jim fassel giants
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Jim Fassel passed away Monday. Let’s take a look at the top-five games of his tenure as the leader of the New York Giants.

Jim Fassel, who coached the Giants from 1997-2003, passed away Monday due to a heart attack. The Las Vegas resident was transported to the hospital while dealing with chest pains and died under sedation. His son, John, confirmed the news to the Los Angeles Times.

Fassel’s head-coaching tenure with Big Blue certainly wasn’t linear — it was an up-and-down period of time that included horrifically low moments but also sensational memories that will forever reside in the heads of Giants fans.

The lowest moment? Potentially the January 2003 Wild Card playoff loss to the 49ers, in which the Giants gave up a 24-point lead and botched a field-goal attempt to win the game at the end of regulation.

I’m only 24 years old — I don’t remember much of that game at all considering I was five when it occurred. But what I do remember is my father, a once-longtime season-ticket holder, going absolutely nuts to the point where he had to go watch the game in his bedroom with the door closed instead of in the living room.

It was not an ideal day in the history of the franchise, to say the least.

But that doesn’t overshadow the incredible moments, such as the trip to Super Bowl 35 following Fassel’s infamous “chips to the middle of the table” speech.

Let’s look at the top-five games during Fassel’s time as New York’s head coach.

5. Giants 20, Broncos 16 (Dec. 13, 1998)

A 5-8 Giants team going up against an undefeated 13-0 Broncos squad?

No, this Big Blue team didn’t make the playoffs amid an average 1998 season. But in front of the Giants Stadium crowd, it did the unthinkable, defeating a John Elway-led Denver team by a score of 20-16.

Former Giants quarterback Kent Graham connected with legendary receiver Amani Toomer on a 37-yard touchdown pass with under a minute left in regulation. The Giants ultimately won the game in the midst of a four-game winning streak to conclude the 8-8 campaign.

4. Giants 20, Cowboys 7 (Dec. 21, 1997)

The Giants’ Week 17 win over the division-rival Cowboys was obviously significant because it concluded a successful regular season in the first year of Fassel’s tenure.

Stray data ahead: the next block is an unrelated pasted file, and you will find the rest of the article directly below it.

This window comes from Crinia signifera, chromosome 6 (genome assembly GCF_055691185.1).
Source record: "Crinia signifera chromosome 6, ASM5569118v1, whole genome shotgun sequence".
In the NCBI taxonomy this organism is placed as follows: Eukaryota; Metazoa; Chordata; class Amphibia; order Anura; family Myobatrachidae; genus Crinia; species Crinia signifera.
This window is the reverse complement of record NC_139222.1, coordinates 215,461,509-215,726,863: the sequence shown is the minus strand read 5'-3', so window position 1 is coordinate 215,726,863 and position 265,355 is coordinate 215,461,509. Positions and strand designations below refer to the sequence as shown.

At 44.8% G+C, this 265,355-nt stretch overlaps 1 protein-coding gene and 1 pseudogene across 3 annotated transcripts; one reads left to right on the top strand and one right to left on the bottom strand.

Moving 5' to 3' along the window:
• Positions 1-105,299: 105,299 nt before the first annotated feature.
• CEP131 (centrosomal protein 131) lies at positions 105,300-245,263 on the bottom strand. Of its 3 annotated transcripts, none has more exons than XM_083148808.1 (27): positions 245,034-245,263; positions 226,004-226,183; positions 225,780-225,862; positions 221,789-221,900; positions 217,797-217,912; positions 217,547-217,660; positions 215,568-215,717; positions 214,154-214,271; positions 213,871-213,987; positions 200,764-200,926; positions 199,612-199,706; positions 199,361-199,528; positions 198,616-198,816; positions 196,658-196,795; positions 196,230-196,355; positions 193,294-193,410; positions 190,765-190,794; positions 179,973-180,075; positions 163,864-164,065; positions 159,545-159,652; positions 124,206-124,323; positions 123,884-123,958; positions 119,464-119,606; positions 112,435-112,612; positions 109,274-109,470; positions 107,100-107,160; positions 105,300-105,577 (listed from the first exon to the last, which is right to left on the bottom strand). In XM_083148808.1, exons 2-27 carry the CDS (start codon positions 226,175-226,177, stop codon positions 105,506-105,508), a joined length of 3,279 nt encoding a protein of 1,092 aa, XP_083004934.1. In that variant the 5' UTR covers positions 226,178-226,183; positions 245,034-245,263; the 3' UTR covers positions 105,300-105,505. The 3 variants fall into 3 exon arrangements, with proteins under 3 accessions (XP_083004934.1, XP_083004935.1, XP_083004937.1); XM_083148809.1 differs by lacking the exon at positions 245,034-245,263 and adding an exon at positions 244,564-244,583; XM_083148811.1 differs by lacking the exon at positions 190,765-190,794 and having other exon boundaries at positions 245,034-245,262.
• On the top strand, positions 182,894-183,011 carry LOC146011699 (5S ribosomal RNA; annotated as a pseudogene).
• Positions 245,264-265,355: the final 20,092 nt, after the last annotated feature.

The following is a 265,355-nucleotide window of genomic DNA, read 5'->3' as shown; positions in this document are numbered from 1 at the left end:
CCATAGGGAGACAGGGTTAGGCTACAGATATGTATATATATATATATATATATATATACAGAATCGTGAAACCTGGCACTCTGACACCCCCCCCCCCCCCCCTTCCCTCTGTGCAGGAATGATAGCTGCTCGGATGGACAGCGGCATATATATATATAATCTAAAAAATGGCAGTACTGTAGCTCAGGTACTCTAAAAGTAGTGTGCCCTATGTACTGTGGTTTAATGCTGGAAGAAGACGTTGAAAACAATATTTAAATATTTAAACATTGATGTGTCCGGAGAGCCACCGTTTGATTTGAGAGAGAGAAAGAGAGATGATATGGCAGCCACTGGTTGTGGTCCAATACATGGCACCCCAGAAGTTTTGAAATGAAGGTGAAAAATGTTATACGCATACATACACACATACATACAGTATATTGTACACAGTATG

New York completed its first 10-win season since the 1993 campaign; the Giants additionally made the postseason that year for the first time since ’93.

The win capped off a regular season that was productive enough to earn Fassel the NFL Coach of the Year Award — a noteworthy honor.

3. Giants 20, Eagles 10 (Jan. 7, 2001, Divisional Round)

Leading up to their Super Bowl 35 berth, the Giants commenced their playoff run with a Divisional Round matchup against the Eagles at Giants Stadium.

The matchup started off with a bang — Giants return specialist Ron Dixon recorded a 97-yard kickoff return for a touchdown (back then, they kicked off from the 30-yard line instead of the 35, so a play like this actually occurred).

Following that, Giants cornerback Jason Sehorn returned a Donovan McNabb interception 32 yards to the end zone. It’s one of the more sensational plays I’ve ever seen — I’m sure many Giants fans are still scratching their heads as to how it happened.

New York emerged victorious 20-10 for its first postseason win since Jan. 1994.

2. Giants 13, Chiefs 3 (Sept. 23, 2001)

It was the Giants’ first game since the tragic 9/11 terrorist attacks on the World Trade Center after the Week 2 matchups were postponed.

Despite struggles from quarterback Kerry Collins (who threw three interceptions) and issues within the running game (just 84 combined rushing yards between running backs Tiki Barber and Ron Dayne), the defense held Kansas City to just a field goal and 266 total yards (including 178 net passing yards).

1. Giants 41, Vikings 0 (Jan. 14, 2001, NFC Championship)

What an absolute blowout at the old Giants Stadium.

In a battle to advance to Super Bowl 35, the Vikings were absolutely no match for Big Blue.

Amid the peak of Jim Fassel’s head-coaching tenure with the Giants, quarterback Kerry Collins completed 28 of his 39 throws for 381 yards and five touchdowns. With a 120.8 quarterback rating, Collins led his team to its third Super Bowl title and first since 1991.

Ryan Honey is a staff writer and host of the Wide Right Podcast.